Well, this week’s episode of Torchwood was pretty watchable, for a change; having Toby Whitehouse in was a real breath of fresh air in terms of characterisation and dialogue (namely, he actually provided the characters with both). The problem was, though, that, much like after seeing a fast-paced but ultimately superficial movie, afterwards I found myself with far too many niggles on my mind. So, right after Mary tells her the mindreading pendant can be used for good, Tosh just happens to have it on when a murderer passes. And he turns out to be an actual murderer, not, say, a paranoid schizophrenic off his meds. Yet another Torchwood member commits a breach of security that would get them cashiered in any normal organisation (someone on Tachyon pointed out that “Cyberwoman” contained the equivalent of an MI5 agent smuggling his al-Quaeda girlfriend into the office, and “Greeks Bearing Gifts” is just more of same), and Jack just gives them a stern talking-to and lets them carry on at work. And while I can understand Tosh apologising to Gwen for reading her mind, Owen is such a tosser that I think she would be well within her rights to say to him: “OK, I did wrong there, but one more word about it and everyone, Gwen included, finds out about the date-rape spray incident.”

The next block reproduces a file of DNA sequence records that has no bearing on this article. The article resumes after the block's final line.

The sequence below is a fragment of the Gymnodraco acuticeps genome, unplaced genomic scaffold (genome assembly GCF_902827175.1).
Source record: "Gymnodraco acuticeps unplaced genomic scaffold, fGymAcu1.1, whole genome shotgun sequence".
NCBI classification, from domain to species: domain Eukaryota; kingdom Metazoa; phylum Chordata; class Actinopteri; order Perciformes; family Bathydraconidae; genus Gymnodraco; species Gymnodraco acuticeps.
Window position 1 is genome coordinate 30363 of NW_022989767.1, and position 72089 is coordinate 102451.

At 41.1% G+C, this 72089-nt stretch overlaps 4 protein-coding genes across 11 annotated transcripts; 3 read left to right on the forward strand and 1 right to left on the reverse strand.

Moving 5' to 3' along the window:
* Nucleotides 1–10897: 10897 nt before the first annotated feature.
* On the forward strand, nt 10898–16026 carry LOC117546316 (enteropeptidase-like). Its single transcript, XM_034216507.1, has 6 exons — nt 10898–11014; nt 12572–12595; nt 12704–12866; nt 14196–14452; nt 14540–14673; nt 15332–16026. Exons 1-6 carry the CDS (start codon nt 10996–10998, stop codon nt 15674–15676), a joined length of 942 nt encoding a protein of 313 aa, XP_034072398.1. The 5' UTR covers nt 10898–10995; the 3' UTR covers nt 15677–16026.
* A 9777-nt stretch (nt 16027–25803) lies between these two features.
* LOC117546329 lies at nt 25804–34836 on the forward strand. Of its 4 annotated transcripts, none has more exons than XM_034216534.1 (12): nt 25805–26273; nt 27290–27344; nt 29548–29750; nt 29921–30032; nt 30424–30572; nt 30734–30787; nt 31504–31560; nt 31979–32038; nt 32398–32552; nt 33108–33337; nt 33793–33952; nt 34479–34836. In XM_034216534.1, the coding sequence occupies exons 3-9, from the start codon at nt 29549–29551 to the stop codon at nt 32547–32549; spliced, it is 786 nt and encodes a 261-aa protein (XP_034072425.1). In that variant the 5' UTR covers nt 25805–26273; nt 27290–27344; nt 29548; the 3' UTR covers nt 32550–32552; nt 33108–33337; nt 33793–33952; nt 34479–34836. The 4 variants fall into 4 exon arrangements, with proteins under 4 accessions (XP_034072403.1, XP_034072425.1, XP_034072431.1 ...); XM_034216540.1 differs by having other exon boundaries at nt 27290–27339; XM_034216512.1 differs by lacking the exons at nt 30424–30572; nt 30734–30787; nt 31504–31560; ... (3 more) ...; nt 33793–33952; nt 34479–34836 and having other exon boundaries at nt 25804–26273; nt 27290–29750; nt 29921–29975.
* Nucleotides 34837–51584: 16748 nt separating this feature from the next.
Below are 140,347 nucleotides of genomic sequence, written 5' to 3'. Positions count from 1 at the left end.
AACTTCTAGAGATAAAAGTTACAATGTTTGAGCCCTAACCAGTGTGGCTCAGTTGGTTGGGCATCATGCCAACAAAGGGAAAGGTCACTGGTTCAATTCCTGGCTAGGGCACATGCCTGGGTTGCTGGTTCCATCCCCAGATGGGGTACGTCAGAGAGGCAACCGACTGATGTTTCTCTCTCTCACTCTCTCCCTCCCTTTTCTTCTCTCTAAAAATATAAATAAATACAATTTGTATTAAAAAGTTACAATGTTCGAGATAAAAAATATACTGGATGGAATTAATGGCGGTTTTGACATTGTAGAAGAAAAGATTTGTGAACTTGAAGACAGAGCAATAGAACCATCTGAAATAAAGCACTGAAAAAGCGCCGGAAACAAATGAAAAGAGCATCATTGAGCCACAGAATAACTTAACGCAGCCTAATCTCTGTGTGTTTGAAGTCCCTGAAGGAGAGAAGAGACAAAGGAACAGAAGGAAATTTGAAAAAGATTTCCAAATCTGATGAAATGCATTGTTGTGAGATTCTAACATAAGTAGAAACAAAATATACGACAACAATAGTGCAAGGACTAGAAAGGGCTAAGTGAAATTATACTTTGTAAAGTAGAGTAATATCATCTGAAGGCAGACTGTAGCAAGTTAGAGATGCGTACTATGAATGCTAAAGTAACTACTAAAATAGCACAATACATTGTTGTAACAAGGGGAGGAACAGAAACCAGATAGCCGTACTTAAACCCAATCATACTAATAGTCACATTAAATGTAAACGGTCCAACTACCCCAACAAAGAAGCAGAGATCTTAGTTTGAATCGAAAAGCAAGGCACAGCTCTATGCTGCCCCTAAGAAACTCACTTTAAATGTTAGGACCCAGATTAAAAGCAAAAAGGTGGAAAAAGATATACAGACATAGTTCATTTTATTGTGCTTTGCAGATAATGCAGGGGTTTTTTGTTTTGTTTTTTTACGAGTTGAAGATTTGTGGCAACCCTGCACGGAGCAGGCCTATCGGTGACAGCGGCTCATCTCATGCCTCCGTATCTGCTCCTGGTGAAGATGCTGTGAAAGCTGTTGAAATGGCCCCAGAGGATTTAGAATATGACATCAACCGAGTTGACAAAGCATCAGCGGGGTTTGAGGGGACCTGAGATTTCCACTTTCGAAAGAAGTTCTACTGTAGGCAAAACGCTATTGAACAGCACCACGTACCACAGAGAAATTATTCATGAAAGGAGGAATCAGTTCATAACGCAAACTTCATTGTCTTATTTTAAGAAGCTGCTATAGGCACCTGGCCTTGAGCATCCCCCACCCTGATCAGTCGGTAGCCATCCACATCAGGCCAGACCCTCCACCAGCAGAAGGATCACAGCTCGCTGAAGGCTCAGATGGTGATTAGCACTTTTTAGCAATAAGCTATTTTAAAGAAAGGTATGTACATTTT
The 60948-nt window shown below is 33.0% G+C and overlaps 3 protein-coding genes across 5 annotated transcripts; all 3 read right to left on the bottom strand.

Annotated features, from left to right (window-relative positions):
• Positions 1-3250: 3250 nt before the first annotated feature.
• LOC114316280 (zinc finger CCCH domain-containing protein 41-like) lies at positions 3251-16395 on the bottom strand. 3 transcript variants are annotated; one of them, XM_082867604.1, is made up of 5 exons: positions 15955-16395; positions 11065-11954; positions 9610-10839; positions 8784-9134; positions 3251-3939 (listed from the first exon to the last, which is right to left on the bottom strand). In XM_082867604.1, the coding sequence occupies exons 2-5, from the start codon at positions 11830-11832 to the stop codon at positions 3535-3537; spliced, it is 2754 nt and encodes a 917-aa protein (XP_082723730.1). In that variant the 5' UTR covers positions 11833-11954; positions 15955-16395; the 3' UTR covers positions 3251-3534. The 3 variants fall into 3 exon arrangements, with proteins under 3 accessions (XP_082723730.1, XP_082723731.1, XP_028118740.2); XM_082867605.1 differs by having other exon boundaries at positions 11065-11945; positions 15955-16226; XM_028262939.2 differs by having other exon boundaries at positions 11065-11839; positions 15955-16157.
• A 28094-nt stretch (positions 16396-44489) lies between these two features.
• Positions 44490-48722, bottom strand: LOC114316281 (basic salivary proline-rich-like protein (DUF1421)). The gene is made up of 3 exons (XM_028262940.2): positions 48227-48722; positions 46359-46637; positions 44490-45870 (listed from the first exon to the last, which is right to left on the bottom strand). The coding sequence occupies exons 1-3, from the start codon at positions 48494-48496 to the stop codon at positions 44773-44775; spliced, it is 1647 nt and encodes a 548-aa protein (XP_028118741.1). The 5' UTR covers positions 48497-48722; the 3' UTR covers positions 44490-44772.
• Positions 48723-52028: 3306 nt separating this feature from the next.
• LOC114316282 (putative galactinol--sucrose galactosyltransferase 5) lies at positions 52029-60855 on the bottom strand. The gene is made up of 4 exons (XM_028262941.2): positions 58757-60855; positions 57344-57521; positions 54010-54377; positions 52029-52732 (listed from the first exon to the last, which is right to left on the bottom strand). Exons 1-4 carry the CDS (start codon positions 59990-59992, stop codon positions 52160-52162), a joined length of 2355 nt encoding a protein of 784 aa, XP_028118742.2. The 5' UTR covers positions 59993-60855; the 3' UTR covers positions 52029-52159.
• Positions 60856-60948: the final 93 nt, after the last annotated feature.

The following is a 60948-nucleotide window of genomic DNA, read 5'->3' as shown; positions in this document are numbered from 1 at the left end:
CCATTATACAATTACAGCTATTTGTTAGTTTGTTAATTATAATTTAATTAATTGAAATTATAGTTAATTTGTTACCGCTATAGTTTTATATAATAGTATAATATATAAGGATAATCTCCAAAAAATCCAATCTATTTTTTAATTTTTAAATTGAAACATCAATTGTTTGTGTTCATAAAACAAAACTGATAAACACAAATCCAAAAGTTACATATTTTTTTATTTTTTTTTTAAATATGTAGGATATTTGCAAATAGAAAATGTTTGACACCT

While we’re on that subject, what is it all these otherwise sensible women have for Owen? He’s not particularly attractive (he reminds me irresistibly of Jude Law made up to play an android in AI, only shorter and more out of shape), he has the sort of obnoxious personality that in real life usually is fitted to the office nuisance (the sort who thinks he’s a massive hit with the laydeeez, and somehow manages not to notice that the laydeeez tend to leave the room when he’s around), and he shows every sign of being seriously disturbed on the sex front (leaving aside the date-rape-spray incident, his idea of courtship is to shove Gwen up against a tree and effectively threaten to rape her—and she goes for it?!), and yet reasonably mentally healthy career women—one a policewoman, for God’s sake-- seem to be continually falling into his arms.